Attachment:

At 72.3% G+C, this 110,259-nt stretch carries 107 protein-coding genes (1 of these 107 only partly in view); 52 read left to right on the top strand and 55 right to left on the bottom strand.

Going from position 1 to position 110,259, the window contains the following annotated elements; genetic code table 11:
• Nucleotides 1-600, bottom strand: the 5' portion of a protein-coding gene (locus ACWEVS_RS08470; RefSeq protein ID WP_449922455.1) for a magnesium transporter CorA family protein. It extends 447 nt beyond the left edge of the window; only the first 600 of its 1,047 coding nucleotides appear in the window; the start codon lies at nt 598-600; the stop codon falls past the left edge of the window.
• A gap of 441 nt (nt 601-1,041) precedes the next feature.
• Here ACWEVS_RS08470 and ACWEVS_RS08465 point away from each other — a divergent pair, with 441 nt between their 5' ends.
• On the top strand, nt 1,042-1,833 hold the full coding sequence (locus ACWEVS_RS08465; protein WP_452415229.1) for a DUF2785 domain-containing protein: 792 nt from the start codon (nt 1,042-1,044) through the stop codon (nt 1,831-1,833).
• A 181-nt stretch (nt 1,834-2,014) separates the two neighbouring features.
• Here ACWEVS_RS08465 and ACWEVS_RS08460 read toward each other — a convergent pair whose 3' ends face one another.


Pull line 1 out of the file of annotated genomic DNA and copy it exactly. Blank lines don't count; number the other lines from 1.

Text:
At 72.3% G+C, this 110,259-nt stretch carries 107 protein-coding genes (1 of these 107 only partly in view); 52 read left to right on the top strand and 55 right to left on the bottom strand.